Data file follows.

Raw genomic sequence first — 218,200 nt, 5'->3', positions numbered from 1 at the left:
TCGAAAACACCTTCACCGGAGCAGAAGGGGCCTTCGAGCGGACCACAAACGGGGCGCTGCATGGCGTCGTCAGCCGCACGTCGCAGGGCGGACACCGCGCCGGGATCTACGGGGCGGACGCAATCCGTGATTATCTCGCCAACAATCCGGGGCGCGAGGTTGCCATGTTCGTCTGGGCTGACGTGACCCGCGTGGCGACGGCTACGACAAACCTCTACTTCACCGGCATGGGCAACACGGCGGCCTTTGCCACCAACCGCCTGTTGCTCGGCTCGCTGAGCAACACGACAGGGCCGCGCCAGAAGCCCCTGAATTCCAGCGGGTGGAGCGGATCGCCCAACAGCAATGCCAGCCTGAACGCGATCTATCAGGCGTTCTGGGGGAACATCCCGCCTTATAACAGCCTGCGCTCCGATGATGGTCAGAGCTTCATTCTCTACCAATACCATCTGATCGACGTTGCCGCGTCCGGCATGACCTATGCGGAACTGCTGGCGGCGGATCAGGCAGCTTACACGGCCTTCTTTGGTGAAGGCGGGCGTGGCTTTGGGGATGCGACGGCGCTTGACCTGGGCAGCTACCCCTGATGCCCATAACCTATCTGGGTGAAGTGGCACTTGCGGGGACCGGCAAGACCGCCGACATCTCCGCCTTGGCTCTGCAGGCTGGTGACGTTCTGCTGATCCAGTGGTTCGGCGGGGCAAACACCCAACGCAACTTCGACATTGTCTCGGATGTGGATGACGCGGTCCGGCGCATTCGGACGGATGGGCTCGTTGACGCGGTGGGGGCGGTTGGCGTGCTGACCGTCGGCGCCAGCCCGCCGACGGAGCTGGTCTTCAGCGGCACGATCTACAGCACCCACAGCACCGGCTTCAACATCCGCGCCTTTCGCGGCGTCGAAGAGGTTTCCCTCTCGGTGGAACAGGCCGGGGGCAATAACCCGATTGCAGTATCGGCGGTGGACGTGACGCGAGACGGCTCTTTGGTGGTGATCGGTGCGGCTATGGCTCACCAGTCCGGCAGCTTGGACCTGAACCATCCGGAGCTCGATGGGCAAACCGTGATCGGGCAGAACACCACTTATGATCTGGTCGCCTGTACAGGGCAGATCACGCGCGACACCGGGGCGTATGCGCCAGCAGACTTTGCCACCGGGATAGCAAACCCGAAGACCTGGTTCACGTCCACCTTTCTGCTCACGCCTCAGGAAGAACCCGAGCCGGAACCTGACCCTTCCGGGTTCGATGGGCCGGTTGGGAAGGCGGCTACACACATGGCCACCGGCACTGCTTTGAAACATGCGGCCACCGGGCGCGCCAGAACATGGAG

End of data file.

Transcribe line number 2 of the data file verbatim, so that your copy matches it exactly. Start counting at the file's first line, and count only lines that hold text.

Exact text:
TCGAAAACACCTTCACCGGAGCAGAAGGGGCCTTCGAGCGGACCACAAACGGGGCGCTGCATGGCGTCGTCAGCCGCACGTCGCAGGGCGGACACCGCGCCGGGATCTACGGGGCGGACGCAATCCGTGATTATCTCGCCAACAATCCGGGGCGCGAGGTTGCCATGTTCGTCTGGGCTGACGTGACCCGCGTGGCGACGGCTACGACAAACCTCTACTTCACCGGCATGGGCAACACGGCGGCCTTTGCCACCAACCGCCTGTTGCTCGGCTCGCTGAGCAACACGACAGGGCCGCGCCAGAAGCCCCTGAATTCCAGCGGGTGGAGCGGATCGCCCAACAGCAATGCCAGCCTGAACGCGATCTATCAGGCGTTCTGGGGGAACATCCCGCCTTATAACAGCCTGCGCTCCGATGATGGTCAGAGCTTCATTCTCTACCAATACCATCTGATCGACGTTGCCGCGTCCGGCATGACCTATGCGGAACTGCTGGCGGCGGATCAGGCAGCTTACACGGCCTTCTTTGGTGAAGGCGGGCGTGGCTTTGGGGATGCGACGGCGCTTGACCTGGGCAGCTACCCCTGATGCCCATAACCTATCTGGGTGAAGTGGCACTTGCGGGGACCGGCAAGACCGCCGACATCTCCGCCTTGGCTCTGCAGGCTGGTGACGTTCTGCTGATCCAGTGGTTCGGCGGGGCAAACACCCAACGCAACTTCGACATTGTCTCGGATGTGGATGACGCGGTCCGGCGCATTCGGACGGATGGGCTCGTTGACGCGGTGGGGGCGGTTGGCGTGCTGACCGTCGGCGCCAGCCCGCCGACGGAGCTGGTCTTCAGCGGCACGATCTACAGCACCCACAGCACCGGCTTCAACATCCGCGCCTTTCGCGGCGTCGAAGAGGTTTCCCTCTCGGTGGAACAGGCCGGGGGCAATAACCCGATTGCAGTATCGGCGGTGGACGTGACGCGAGACGGCTCTTTGGTGGTGATCGGTGCGGCTATGGCTCACCAGTCCGGCAGCTTGGACCTGAACCATCCGGAGCTCGATGGGCAAACCGTGATCGGGCAGAACACCACTTATGATCTGGTCGCCTGTACAGGGCAGATCACGCGCGACACCGGGGCGTATGCGCCAGCAGACTTTGCCACCGGGATAGCAAACCCGAAGACCTGGTTCACGTCCACCTTTCTGCTCACGCCTCAGGAAGAACCCGAGCCGGAACCTGACCCTTCCGGGTTCGATGGGCCGGTTGGGAAGGCGGCTACACACATGGCCACCGGCACTGCTTTGAAACATGCGGCCACCGGGCGCGCCAGAACATGGAG